Reversing the “Risk-Treatment Paradox” of Bleeding in Patients Undergoing Percutaneous Coronary Intervention: Risk-Concordant Use of Bleeding Avoidance Strategies is Associated with Reduced Bleeding and Lower Costs
December 2, 2019
THE HEALTH ECONOMICS QUESTION STUDIED
Bleeding is a common, morbid, and costly complication of percutaneous coronary intervention, occurring in 2% to >10% of the more than 600,000 patients who undergo PCI each year. Bleeding event costs $8,000 to $12,000 per episode. This study examined the use of a patient-centric approach to specifically increase the risk-concordant use of BAS and investigated whether reversing the ‘risk-treatment paradox’ (a situation in which patients at high risk for adverse events receive less-intensive treatment than do patients at lower risk) is associated with reduced bleeding and associated costs.
The investigators implemented intervention to reverse the bleeding risk-treatment paradox at Barnes-Jewish Hospital, St. Louis, MO (USA) and examined: (1) the temporal trends in BAS use and (2) the association of risk-concordant BAS use with bleeding and hospital costs of PCI intervention.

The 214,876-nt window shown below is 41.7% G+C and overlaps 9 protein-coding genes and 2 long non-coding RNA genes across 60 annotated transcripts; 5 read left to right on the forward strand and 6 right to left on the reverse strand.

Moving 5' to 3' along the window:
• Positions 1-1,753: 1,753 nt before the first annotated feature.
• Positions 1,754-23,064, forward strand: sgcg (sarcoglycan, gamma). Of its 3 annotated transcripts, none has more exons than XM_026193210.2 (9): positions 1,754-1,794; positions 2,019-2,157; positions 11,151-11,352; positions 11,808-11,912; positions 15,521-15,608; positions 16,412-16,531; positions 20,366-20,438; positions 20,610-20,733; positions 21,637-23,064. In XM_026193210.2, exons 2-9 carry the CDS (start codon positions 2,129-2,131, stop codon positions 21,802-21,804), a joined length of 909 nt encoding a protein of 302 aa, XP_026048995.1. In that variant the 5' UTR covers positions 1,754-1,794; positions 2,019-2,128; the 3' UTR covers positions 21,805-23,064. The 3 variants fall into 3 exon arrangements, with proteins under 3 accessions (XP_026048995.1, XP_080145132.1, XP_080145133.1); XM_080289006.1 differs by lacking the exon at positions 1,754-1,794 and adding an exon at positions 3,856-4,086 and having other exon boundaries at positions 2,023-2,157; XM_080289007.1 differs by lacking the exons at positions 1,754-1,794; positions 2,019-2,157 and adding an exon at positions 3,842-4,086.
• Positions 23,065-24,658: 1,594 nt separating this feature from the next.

Among 3519 percutaneous coronary interventions, there was a significantly increasing trend (P=0.002) in risk-concordant use of BAS. The bleeding incidence was 2% in the risk-concordant group versus 9% in the risk-discordant group (absolute risk difference, 7%; number NNT, 14). Risk-concordant BAS use was associated with a 67% (95% confidence interval, 52–78%; P<0.001) reduction in the risk of bleeding and a $4738 (95% CI, 3353–6122; P<0.001) reduction in per-patient PCI hospitalization costs (21.6% cost-savings).
Association of use of Risk-Concordant BAS with Occurrance of Bleeding
Trends in Risk-Concordant use of BAS
HEALTH ECONOMICS IMPLICATIONS
Patient-centric care based on the predicted risk of bleeding led to more risk-concordant use of BAS and reversal of the risk-treatment paradox. Such a personalized strategy was associated with a reduction in bleeding and costs of hospitalization. Both the patient and hospital (via substantial reduction in per-patient costs) are likely to benefit by a simple change of practice that encourages objectivity and minimizes variability in care.
About the Author
Sr. Strategic Business Manager
As Strategic Business Account Manager, John assists hospitals in understanding the full financial impact of their care pathway redesign and their ROI. John earned a Master’s Degree in Business from Montclair State University, and has spent over 15 years in the health care fields of cardiology, electrophysiology, orthopedics, and diagnostic imaging. He has worked closely with hospital leadership to develop programs focused on the economic costs of healthcare procedures, including initiating radial adoption, creating reprocessing initiatives and establishing value-based contracts.